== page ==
One reason that tolerance for gay marriage and civil unions may be on the rise is that a growing number of Americans say they know someone who's gay. While in 1994, a NEWSWEEK Poll found that only 53 percent of those questioned knew a gay or lesbian person, that figure today is 78 percent. Drilling down a bit more, 38 percent of adults work with someone gay, 33 percent have a gay family member and 66 percent have a gay friend or acquaintance.

On another note, the NEWSWEEK Poll surveyed attitudes toward President-elect Barack Obama. Consistent with other recent surveys, it found broad public approval of his transition (72 percent) and of his cabinet picks (also 72 percent). In fact, Obama is outperforming his two immediate predecessors during similar periods after their elections. In early January 2001, a NEWSWEEK Poll found that 59 percent of respondents favored President George W. Bush's performance, and in late 1992, 62 percent approved of Bill Clinton's handling of the transition.

Americans seem very satisfied with Obama's cabinet choices. Sixty-eight percent approve of his choice of Hillary Clinton as secretary of State, 73 percent support Robert Gates as defense secretary, 63 percent back Timothy Geithner as Treasury secretary and 62 percent favor Eric Holder as attorney general. For all the chatter about whether Obama picked too many Washington insiders for his administration, the public doesn't seem all that concerned. Only 23 percent of those surveyed think he should have turned to more Washington outsiders, and only 27 percent say he selected too many veterans of the Clinton administration. An even smaller proportion, 15 percent, say Obama should have chosen more Republicans.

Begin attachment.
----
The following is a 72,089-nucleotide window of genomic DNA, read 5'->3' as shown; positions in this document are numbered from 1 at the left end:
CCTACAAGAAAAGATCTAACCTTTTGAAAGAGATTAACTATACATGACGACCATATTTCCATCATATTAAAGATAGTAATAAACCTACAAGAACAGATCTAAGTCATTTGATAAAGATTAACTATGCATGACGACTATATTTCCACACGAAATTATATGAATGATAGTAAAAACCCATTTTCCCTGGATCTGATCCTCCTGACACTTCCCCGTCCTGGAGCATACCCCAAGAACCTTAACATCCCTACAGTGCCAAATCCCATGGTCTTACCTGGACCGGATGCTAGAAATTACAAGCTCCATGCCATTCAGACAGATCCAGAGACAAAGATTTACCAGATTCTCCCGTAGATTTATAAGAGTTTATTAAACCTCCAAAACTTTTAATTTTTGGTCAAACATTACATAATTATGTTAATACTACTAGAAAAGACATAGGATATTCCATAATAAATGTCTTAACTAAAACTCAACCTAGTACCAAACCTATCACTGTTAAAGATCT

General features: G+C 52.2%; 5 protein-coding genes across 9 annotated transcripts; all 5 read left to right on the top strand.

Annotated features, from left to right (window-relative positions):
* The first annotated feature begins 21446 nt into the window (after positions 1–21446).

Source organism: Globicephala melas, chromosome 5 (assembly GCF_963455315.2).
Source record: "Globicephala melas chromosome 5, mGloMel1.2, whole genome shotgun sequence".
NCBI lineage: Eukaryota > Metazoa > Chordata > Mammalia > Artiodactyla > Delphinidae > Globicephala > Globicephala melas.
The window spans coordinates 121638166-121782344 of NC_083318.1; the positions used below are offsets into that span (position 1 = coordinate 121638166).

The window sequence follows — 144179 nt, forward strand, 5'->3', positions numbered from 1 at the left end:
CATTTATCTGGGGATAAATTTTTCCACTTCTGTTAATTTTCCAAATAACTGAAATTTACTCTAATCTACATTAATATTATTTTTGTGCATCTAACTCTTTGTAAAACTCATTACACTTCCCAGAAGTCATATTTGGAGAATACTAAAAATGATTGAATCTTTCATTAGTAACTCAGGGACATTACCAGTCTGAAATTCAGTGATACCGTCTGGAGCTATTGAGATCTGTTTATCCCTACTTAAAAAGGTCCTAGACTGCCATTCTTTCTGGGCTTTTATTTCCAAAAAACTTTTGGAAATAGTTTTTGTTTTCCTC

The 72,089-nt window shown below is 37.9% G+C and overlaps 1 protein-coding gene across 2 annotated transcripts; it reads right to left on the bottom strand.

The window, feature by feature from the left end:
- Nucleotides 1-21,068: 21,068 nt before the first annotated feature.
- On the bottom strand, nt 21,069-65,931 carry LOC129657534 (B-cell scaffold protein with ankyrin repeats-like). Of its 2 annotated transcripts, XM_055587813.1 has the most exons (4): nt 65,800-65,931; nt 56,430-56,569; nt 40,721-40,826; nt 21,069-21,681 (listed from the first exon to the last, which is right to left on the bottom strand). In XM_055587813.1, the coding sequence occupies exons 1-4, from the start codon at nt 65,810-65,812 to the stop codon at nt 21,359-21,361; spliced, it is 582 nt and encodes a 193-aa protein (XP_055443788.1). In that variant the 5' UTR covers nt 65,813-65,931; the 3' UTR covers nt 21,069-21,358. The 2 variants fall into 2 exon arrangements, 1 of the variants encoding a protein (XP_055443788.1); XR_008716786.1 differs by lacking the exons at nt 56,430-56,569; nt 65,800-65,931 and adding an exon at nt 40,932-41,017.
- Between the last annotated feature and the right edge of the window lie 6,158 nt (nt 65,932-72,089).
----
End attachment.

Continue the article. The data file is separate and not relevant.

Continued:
All of which makes for high expectations for the incoming Obama administration. Three-quarters of respondents are hopeful that the president-elect will make progress on the issue that most concerns them: the economy. In addition, solid majorities think Obama will make at least some headway on reducing taxes for the middle class (61 percent), improving conditions for the poor (74 percent) and making health care more affordable and accessible (70 percent). The public is also confident that he'll make strides toward energy independence (77 percent) and a cleaner environment (67 percent). In terms of foreign affairs, 69 percent believe Obama will make progress in bringing U.S. troops back from Iraq without seriously destabilizing that country. A notably smaller group, 53 percent, think he'll make gains in defeating Al Qaeda and the Taliban.

As for the outgoing president, the public remains as sour on him as ever. Sixty-one percent believe that history will judge Bush a below-average president, up from 53 percent in January 2007.